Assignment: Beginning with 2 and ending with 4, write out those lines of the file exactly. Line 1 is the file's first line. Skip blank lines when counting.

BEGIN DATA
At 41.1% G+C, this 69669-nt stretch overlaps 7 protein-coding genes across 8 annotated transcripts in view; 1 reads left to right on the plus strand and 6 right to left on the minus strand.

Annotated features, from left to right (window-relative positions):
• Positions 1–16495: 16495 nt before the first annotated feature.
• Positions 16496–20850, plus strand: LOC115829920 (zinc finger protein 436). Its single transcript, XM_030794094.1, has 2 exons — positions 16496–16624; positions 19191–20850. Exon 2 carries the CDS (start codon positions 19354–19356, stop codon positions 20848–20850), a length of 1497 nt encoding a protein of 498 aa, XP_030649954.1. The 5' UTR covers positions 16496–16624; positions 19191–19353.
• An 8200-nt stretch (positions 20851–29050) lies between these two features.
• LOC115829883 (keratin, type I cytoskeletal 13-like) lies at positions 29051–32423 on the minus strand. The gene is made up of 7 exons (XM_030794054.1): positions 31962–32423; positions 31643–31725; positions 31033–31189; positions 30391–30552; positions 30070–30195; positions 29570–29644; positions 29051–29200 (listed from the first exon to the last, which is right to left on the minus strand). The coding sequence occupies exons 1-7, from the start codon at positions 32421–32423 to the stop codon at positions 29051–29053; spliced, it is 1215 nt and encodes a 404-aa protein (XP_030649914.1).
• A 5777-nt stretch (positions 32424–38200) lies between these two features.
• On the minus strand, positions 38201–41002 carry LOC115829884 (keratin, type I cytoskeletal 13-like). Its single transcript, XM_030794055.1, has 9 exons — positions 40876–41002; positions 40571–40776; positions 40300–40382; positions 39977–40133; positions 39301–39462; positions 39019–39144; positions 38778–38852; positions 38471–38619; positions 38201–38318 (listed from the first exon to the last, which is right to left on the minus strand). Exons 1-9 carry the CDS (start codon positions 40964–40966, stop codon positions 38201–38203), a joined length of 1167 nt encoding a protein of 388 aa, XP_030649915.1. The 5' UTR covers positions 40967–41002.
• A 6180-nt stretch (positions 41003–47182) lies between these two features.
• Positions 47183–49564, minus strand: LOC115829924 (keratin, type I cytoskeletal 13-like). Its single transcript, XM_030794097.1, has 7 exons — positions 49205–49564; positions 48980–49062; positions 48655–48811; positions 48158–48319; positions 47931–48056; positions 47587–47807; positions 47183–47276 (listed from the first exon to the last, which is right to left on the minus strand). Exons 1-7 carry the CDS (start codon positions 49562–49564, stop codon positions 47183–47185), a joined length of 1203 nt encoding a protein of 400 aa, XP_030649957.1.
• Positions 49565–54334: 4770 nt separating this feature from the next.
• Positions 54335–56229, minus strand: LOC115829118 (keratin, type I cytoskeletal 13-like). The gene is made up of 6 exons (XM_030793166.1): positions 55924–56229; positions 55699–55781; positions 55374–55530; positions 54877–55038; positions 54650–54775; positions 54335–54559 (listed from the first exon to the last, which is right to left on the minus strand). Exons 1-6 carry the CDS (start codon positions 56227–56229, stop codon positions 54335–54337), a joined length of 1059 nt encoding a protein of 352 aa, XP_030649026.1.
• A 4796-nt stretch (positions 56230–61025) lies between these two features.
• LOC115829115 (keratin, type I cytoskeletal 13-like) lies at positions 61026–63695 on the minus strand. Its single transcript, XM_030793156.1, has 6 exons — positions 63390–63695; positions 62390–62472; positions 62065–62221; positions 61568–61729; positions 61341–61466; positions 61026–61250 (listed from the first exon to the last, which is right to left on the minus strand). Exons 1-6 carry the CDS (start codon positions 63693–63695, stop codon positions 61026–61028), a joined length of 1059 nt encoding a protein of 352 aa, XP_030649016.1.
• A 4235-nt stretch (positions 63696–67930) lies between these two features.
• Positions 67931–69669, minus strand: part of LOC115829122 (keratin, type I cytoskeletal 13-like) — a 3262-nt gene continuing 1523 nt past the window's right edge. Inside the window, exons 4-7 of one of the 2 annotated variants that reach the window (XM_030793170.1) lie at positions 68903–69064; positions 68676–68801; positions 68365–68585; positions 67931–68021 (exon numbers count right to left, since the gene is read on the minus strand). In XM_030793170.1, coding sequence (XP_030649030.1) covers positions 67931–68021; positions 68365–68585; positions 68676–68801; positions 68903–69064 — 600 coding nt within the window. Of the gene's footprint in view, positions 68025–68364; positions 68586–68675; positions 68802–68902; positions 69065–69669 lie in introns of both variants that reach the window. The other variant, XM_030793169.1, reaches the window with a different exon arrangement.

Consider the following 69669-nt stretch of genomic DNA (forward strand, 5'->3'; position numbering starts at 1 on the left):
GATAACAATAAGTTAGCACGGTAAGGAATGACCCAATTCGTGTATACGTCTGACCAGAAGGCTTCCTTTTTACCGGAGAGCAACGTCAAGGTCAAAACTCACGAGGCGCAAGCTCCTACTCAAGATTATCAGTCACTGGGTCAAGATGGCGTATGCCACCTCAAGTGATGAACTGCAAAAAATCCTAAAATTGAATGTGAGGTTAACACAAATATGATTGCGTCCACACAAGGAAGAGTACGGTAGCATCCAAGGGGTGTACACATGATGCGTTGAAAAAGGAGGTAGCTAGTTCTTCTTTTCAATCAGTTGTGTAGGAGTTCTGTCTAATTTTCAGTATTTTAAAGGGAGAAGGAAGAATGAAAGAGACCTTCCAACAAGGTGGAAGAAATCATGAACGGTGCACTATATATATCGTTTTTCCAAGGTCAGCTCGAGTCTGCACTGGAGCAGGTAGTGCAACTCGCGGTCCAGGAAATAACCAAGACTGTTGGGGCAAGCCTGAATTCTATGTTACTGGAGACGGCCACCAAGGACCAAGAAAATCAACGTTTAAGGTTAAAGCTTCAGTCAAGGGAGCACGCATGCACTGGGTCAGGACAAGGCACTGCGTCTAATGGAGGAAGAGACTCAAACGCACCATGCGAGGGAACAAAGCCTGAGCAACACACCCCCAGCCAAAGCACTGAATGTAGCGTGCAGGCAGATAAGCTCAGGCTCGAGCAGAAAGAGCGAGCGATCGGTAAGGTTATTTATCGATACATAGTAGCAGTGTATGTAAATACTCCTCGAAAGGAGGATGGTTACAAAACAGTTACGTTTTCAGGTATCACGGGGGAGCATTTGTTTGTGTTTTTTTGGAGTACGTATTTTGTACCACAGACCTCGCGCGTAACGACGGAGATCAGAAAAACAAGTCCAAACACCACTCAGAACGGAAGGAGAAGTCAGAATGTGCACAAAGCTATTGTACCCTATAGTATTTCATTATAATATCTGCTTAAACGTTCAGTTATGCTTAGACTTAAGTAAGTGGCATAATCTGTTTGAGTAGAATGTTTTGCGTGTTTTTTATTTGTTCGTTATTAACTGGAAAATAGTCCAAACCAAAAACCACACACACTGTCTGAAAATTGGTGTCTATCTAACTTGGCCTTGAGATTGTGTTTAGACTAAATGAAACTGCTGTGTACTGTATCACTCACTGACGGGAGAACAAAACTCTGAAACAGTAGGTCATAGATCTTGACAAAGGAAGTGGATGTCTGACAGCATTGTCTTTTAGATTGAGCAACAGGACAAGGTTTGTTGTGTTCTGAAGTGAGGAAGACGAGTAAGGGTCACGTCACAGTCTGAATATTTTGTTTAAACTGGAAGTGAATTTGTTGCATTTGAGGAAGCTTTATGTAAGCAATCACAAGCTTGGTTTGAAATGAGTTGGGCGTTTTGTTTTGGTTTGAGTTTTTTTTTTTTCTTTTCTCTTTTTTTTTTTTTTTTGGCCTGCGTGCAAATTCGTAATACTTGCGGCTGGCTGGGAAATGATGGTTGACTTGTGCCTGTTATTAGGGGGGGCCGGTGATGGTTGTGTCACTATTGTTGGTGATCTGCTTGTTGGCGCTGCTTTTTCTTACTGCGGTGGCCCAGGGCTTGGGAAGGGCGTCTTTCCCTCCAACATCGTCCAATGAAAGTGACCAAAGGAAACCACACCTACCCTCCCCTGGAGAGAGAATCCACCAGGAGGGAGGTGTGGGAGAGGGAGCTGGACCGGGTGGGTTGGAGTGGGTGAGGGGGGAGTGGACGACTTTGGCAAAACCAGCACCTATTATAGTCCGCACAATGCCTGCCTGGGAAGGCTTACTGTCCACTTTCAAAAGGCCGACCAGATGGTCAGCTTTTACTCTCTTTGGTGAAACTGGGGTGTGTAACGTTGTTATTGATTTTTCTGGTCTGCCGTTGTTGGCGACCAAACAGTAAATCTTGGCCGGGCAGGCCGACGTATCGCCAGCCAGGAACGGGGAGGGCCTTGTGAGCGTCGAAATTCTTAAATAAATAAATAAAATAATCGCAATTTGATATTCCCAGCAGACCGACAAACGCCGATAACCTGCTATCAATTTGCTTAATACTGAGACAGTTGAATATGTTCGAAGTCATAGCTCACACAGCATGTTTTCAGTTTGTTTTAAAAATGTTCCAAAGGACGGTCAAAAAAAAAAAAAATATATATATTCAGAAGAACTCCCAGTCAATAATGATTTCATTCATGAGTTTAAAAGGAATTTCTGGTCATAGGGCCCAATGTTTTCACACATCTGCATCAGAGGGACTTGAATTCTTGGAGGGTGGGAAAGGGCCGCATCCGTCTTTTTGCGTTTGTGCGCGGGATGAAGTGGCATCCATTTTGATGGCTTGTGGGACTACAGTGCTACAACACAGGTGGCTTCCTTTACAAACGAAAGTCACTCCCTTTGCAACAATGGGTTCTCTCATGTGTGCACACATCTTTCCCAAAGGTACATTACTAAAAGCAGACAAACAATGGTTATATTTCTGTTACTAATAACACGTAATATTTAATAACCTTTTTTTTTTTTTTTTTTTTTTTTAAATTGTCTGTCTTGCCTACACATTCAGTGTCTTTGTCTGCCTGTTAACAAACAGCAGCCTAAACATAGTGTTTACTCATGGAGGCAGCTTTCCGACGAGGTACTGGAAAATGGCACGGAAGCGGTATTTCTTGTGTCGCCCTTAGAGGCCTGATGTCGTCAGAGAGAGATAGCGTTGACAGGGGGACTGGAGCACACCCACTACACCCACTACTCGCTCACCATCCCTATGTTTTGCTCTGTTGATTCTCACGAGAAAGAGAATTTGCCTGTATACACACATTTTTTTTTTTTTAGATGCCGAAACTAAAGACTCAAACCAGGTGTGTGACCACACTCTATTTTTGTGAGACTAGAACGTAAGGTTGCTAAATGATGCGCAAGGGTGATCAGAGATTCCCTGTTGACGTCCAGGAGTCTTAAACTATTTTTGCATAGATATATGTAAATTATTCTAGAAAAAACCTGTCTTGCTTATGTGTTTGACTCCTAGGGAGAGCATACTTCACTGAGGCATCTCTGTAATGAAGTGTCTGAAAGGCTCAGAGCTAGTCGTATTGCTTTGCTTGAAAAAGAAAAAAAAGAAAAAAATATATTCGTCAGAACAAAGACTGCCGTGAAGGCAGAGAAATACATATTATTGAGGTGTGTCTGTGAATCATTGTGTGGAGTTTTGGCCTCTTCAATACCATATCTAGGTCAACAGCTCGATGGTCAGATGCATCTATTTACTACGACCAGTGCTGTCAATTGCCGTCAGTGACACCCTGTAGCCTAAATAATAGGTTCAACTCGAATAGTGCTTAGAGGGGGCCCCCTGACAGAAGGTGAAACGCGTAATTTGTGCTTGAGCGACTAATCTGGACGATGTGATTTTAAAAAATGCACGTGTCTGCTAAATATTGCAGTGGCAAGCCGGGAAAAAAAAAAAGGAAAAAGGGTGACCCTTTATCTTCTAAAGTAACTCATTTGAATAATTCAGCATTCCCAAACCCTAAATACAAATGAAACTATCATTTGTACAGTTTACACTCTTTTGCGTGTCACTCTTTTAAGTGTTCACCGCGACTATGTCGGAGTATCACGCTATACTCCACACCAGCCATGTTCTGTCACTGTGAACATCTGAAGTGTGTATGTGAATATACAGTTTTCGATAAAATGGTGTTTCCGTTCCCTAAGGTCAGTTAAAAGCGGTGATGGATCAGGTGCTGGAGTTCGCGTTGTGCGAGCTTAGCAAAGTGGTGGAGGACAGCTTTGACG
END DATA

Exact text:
Annotated features, from left to right (window-relative positions):
• Positions 1–16495: 16495 nt before the first annotated feature.
• Positions 16496–20850, plus strand: LOC115829920 (zinc finger protein 436). Its single transcript, XM_030794094.1, has 2 exons — positions 16496–16624; positions 19191–20850. Exon 2 carries the CDS (start codon positions 19354–19356, stop codon positions 20848–20850), a length of 1497 nt encoding a protein of 498 aa, XP_030649954.1. The 5' UTR covers positions 16496–16624; positions 19191–19353.